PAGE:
We might just learn a lesson from Sandusky High School -- in an ad hoc partnership with Toft's Dairy -- about which way the wind blows.
The Sandusky Schools district is seeking public input on the location of a "wind-farm sized" turbine that, it's hoped, will provide a good bit of the power needed to run the high school.
Meanwhile, Toft's Dairy is looking for the same thing, to account for a good bit of the west-side ice creamery's electricity needs.
Toft's has run into a zoning question: What, exactly, is an "inhabited structure?" A turbine has to be at least as far away from such a structure as the turbine is tall-- presumably in case it falls over.
Is a factory an "inhabited structure"? If so, is a school building full of students, teachers and staffers?
That's just one question. There are others, some of which, we're sure, no one's thought of yet. That's the name of the game with anything new.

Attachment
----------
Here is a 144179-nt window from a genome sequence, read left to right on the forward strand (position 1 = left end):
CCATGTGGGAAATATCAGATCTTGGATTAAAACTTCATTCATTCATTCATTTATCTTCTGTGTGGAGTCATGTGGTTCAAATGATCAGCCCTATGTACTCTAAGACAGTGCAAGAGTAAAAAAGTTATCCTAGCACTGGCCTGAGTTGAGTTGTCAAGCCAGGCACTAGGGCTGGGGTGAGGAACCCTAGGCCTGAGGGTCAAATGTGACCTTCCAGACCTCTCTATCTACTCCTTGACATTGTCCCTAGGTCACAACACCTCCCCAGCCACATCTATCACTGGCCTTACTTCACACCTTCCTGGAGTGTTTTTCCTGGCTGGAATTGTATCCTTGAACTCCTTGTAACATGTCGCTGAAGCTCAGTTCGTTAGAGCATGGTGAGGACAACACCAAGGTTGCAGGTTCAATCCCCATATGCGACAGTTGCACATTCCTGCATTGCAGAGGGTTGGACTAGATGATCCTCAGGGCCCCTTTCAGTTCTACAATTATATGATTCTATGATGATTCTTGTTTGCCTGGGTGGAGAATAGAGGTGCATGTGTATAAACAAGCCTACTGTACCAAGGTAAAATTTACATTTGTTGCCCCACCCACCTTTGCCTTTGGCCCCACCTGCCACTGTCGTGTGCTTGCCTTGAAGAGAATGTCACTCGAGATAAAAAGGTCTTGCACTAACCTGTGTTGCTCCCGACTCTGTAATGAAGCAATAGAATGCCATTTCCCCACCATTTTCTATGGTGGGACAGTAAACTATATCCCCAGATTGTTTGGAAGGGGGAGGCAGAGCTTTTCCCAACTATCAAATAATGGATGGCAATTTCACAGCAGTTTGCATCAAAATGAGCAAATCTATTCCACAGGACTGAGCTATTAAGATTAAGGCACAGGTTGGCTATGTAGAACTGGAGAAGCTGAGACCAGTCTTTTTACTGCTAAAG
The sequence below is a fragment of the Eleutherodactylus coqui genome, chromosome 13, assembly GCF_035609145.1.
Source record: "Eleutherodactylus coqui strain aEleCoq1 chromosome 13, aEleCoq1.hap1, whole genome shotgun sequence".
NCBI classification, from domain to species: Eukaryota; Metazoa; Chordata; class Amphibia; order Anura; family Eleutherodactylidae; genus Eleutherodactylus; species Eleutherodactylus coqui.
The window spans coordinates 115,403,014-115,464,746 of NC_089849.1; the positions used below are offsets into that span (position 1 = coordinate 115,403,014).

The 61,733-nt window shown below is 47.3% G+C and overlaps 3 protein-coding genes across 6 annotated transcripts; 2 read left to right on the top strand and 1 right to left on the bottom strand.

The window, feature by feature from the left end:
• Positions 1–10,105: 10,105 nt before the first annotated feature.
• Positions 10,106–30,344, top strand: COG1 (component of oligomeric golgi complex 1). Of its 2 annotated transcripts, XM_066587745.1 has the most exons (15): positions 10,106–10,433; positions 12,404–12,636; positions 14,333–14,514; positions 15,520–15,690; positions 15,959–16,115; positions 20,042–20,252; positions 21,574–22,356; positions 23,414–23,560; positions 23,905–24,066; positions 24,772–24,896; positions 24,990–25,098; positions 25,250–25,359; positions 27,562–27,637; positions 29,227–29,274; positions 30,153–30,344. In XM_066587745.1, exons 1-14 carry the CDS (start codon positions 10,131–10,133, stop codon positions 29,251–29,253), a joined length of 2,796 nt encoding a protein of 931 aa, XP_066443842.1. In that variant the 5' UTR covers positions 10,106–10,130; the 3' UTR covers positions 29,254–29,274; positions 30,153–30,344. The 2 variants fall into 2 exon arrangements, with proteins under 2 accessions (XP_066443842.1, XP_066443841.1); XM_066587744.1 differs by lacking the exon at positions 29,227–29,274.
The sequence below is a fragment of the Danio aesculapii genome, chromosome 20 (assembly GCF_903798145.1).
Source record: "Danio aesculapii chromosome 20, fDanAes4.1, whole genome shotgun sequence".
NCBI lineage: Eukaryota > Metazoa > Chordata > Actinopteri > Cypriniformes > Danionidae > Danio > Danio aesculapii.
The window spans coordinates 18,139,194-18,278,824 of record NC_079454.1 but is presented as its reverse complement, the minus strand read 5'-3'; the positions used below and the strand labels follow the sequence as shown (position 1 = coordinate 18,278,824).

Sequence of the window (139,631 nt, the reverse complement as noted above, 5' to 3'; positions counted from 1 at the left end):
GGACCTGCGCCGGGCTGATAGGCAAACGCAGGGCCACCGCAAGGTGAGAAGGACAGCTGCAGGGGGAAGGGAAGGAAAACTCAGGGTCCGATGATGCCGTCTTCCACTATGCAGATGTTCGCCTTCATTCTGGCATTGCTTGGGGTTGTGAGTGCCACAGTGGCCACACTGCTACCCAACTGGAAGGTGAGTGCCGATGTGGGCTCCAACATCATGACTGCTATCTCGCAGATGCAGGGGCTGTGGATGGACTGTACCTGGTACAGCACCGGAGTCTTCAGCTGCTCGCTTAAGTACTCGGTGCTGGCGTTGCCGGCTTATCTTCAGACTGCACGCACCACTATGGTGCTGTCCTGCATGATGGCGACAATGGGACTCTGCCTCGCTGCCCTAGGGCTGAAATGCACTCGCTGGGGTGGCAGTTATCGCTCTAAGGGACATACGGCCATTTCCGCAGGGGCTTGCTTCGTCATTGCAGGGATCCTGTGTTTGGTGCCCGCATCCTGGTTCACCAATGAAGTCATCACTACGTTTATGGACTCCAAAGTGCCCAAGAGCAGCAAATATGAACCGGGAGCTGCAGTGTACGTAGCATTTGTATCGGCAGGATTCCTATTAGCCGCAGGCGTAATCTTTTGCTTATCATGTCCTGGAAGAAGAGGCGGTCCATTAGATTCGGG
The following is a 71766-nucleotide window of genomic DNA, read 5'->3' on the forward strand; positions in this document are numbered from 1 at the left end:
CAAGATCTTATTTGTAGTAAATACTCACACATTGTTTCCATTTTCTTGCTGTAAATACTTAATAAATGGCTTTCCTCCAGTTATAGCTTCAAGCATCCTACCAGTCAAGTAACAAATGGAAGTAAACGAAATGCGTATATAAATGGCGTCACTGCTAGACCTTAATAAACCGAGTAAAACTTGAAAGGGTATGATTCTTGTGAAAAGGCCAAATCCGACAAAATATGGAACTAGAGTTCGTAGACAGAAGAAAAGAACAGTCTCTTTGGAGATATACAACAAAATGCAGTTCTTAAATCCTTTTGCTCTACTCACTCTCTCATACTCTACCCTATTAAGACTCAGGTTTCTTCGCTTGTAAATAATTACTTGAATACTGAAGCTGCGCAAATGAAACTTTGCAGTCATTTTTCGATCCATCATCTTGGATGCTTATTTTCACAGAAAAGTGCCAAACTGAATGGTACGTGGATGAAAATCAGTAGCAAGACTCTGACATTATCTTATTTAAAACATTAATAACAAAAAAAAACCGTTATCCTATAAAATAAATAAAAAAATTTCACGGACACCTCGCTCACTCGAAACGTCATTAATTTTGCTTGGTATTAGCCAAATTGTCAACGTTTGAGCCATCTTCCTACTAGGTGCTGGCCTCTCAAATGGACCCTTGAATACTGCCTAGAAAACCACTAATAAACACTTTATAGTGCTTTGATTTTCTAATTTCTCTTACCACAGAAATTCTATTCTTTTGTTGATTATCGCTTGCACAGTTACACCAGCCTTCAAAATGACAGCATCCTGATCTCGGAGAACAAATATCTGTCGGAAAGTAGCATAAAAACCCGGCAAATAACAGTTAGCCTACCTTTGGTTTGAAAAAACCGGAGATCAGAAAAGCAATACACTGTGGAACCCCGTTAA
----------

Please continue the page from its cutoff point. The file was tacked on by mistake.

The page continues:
Are any of these questions game-changers? No one seems to know. Will the rules be different for a pinwheel-type turbine (the propeller-on-a-stick most of us think of when we think of wind turbines) than they would be for, say, the cube-shaped structure at Lake Erie Industrial Park west of Port Clinton? How about the other various shapes of turbines?
One thing to keep in mind is that the rules and regulations surrounding most of the things we've been using for years have evolved over the years, and sometimes decades. It'll be the same with turbines, assuming they catch on in any big way.
And it might just be the experiences of Sandusky High School and Toft's Dairy -- not to mention the unfortunate case of the fly-apart turbine at Perkins High School -- might simply be Lesson One.
In which case, it's kind of appropriate schools have played a part.